Cooperative spirit: On the new Union Ministry of Cooperation

The new Ministry should seek to be a catalyst, and not the command centre, of the sector

Updated - July 12, 2021 11:12 am IST

Published - July 12, 2021 12:02 am IST

Alongside the state and the market, cooperatives play a vital role in the country’s development but are seldom the focus of policy planning. The creation of a new Union Ministry to oversee the cooperatives sector will redeem it from negligence, according to the Government. Critics fear that this Ministry is purposed to concentrate even more powers in the hands of the Centre. Cooperatives are dominant in agriculture, credit and marketing, but not limited to those. Some are big — IFFCO has around a third of the market share in fertilizers. In milk, cotton, handlooms, housing, edible oils, sugar and fisheries, they are formidable. As market conditions are evolving, cooperatives in States such as Kerala have got into complex operations: running IT parks and medical colleges. More avenues for expansion, such as insurance, remain untapped and the regulatory regime must evolve in step. The legal architecture of the sector began evolving since 1904 under colonial rule, and in 2002, the Multi State Cooperative Societies Act was passed, taking into account the challenges arising out of liberalisation. Considering the fact that cooperatives fall in the State list of the Constitution, the Centre will have to innovate to provide legal sanctity for the new Ministry. A separate Ministry can marshal the diffused capacity of the sector, however.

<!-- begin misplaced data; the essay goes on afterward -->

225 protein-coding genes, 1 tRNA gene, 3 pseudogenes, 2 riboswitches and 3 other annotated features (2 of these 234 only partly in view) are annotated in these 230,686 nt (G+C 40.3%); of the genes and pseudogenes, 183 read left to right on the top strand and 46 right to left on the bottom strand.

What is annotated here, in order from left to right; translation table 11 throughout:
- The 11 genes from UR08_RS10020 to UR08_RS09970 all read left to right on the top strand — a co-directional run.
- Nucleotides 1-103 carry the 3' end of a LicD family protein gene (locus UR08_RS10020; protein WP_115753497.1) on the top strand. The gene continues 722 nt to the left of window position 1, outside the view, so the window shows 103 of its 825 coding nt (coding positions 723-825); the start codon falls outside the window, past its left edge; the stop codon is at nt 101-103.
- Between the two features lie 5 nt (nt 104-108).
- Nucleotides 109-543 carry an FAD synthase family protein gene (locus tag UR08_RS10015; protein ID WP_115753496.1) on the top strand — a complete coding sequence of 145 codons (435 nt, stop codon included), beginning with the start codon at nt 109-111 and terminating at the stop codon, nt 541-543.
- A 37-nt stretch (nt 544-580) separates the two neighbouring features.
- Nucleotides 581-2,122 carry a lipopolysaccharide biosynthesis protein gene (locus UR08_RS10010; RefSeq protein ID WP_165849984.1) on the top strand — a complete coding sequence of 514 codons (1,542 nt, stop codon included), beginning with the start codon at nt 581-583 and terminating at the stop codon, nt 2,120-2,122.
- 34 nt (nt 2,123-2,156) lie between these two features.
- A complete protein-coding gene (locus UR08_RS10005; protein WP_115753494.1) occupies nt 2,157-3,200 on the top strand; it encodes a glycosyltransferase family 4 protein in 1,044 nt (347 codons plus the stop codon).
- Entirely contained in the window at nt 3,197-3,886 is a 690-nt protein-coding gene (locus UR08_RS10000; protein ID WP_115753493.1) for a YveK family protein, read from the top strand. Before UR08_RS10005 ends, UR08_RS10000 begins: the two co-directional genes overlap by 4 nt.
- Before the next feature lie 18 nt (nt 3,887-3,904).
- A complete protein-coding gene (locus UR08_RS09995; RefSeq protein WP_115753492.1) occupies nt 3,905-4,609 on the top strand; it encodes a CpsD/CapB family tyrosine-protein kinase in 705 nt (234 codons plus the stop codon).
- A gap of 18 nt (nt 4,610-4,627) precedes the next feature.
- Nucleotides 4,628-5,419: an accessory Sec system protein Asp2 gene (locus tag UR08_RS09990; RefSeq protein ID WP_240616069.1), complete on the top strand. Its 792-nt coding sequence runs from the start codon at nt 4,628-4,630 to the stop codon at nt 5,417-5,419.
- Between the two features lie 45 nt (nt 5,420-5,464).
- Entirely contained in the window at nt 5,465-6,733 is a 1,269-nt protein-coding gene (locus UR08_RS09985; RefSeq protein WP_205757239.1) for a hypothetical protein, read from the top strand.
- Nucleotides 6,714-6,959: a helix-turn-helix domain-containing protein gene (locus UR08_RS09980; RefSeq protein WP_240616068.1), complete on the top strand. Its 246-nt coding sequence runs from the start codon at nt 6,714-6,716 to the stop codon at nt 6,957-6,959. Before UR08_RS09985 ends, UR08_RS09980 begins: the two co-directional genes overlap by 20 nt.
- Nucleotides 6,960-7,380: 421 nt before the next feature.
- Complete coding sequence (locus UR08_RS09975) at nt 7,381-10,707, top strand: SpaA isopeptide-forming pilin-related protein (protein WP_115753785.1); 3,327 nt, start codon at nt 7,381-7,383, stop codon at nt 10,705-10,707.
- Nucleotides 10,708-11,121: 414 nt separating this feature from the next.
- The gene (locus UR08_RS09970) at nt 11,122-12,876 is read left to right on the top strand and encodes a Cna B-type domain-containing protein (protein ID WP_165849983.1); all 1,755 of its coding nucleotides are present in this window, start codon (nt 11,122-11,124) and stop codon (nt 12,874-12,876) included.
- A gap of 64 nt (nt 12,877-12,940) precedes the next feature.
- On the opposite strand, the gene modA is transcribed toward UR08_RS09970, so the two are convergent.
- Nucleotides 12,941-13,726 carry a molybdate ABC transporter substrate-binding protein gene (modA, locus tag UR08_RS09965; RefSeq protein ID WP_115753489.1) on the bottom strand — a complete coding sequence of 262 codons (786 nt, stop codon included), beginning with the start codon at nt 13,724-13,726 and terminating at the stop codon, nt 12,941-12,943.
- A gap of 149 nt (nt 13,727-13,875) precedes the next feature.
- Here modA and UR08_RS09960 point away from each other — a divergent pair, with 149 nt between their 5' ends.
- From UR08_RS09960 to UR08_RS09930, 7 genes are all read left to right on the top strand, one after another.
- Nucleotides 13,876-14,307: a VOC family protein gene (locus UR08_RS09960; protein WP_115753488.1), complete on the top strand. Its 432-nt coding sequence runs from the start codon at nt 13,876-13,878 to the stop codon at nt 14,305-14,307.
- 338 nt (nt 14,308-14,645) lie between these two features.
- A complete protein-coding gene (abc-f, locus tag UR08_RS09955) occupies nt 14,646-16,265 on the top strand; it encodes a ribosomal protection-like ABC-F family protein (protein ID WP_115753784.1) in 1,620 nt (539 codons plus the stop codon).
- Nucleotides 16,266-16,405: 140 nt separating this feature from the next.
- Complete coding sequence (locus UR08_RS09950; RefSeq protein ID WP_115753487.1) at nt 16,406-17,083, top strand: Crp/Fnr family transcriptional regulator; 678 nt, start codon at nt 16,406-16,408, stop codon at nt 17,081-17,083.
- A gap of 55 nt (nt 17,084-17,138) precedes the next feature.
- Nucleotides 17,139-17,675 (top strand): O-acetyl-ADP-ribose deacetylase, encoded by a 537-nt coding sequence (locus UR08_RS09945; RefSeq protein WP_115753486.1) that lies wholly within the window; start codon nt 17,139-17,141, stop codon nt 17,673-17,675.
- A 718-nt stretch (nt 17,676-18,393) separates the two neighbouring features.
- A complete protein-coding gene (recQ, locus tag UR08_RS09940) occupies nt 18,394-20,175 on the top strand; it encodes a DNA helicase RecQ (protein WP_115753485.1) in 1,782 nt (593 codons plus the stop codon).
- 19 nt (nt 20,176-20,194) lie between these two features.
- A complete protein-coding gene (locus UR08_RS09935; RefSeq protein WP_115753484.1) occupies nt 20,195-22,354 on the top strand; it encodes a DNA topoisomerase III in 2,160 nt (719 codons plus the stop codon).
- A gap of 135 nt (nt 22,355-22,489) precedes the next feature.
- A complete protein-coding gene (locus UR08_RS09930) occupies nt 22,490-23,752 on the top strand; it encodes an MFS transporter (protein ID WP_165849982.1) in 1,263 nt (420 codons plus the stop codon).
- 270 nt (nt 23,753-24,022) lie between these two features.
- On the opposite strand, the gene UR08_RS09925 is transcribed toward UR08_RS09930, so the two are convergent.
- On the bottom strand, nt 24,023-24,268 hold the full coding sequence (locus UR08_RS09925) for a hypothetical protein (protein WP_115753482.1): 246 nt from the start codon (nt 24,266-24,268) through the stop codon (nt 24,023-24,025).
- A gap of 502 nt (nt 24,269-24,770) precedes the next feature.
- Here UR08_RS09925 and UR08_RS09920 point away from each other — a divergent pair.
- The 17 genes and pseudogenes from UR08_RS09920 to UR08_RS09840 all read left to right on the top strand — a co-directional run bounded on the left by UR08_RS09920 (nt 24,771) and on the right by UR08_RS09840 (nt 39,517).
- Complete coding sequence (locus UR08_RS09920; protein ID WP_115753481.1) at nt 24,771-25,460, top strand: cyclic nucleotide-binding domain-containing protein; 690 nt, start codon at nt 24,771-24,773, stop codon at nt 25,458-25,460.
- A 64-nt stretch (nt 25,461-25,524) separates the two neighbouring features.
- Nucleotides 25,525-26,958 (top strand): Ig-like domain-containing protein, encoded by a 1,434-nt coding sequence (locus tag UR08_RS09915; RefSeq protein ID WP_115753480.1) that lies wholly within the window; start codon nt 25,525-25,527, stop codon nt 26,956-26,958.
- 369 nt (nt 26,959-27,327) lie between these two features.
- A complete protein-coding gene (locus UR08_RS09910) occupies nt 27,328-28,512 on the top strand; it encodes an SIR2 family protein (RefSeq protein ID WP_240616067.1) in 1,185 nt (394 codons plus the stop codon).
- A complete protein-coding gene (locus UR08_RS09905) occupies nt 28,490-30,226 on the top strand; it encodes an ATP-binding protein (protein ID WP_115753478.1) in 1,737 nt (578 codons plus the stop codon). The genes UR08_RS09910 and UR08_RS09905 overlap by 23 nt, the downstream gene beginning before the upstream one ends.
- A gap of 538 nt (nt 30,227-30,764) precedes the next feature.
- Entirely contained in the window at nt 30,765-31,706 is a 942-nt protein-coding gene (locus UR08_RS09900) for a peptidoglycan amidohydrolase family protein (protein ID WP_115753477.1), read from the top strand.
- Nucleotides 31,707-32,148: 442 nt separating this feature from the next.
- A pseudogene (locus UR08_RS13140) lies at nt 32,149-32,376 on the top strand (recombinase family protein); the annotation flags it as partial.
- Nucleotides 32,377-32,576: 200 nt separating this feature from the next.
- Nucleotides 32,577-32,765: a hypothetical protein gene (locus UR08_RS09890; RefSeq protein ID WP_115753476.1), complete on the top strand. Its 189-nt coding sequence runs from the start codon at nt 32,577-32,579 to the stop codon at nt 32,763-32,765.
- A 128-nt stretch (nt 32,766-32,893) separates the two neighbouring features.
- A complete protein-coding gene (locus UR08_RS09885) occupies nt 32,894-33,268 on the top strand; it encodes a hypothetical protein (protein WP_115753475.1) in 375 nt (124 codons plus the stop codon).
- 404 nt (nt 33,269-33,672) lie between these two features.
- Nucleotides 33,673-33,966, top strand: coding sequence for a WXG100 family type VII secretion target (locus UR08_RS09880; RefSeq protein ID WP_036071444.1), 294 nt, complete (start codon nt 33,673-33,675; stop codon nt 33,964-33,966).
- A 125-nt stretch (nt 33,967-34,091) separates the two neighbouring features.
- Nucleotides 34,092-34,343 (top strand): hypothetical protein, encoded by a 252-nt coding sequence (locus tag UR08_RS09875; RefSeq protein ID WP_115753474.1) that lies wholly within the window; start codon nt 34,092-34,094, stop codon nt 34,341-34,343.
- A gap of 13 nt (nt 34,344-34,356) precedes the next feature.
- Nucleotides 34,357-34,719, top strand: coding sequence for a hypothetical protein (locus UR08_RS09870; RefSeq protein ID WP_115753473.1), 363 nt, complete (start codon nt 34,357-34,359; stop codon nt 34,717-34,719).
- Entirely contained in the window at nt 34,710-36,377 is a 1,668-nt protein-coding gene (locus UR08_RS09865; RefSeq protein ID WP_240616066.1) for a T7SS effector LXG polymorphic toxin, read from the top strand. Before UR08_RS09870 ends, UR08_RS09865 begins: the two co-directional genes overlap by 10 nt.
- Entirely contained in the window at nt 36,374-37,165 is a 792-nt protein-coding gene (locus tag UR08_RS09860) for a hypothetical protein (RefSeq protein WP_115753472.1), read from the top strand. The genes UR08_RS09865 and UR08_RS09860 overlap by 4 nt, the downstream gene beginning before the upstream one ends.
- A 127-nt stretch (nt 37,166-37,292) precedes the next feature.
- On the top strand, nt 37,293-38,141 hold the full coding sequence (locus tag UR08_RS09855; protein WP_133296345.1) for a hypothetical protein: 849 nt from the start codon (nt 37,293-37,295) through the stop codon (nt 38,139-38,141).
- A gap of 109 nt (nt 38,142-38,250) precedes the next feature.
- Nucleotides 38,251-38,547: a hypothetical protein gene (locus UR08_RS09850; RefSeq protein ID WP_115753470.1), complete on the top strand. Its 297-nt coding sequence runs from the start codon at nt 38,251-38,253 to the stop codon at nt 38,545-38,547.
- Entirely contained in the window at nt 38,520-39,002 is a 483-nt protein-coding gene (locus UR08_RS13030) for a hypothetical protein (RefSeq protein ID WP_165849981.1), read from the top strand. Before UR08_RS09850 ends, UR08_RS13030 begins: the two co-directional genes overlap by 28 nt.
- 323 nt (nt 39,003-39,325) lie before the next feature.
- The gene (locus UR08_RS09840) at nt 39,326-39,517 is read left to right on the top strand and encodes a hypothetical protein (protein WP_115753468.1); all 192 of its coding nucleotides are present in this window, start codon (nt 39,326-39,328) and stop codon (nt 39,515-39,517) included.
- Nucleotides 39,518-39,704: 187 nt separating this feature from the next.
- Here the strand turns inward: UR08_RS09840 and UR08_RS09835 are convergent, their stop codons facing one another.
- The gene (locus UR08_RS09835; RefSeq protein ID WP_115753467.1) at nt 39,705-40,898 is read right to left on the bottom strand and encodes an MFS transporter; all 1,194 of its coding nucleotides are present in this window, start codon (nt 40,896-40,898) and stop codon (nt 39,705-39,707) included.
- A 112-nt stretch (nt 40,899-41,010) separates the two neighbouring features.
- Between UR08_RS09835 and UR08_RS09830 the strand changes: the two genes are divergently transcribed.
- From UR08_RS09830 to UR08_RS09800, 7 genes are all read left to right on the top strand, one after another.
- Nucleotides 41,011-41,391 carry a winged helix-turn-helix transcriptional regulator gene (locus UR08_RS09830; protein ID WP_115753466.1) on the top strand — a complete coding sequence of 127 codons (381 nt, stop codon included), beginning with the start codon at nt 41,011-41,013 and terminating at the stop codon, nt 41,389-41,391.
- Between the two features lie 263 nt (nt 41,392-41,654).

That said, this move will turn disastrous if the attempt is to appropriate the political capital of the sector, which is significant. Cooperatives are not meant to operate by the market logic of maximising profits but to share the benefits to all stakeholders equitably. Though not uniform across India, cooperatives have made significant contributions in poverty alleviation, food security, management of natural resources and the environment. True, the sector has become an instrument of patronage and pilferage. Mismanagement and corruption destroyed the sector in some States. The potency of cooperatives as an apparatus of political control is personally known to Minister-in-charge Amit Shah, once president of a district cooperative bank. Besides serving localities and segments that markets might ignore, cooperatives are also effective in mediating politics at the local level, outside of the parliamentary system. Despite regulatory oversight by the RBI and States, there is considerable autonomy for the sector which is often misused. The remedy is not an overarching Ministry and diktats from Delhi. The premise of a cooperative is that decisions are made by those affected by them. The case for transparency and efficiency in the sector is strong; that goal must be pursued not by scaring the very soul of the sector but by advancing the cooperative spirit. The new Ministry could indeed be a catalyst, but it must not fashion itself as a command authority.

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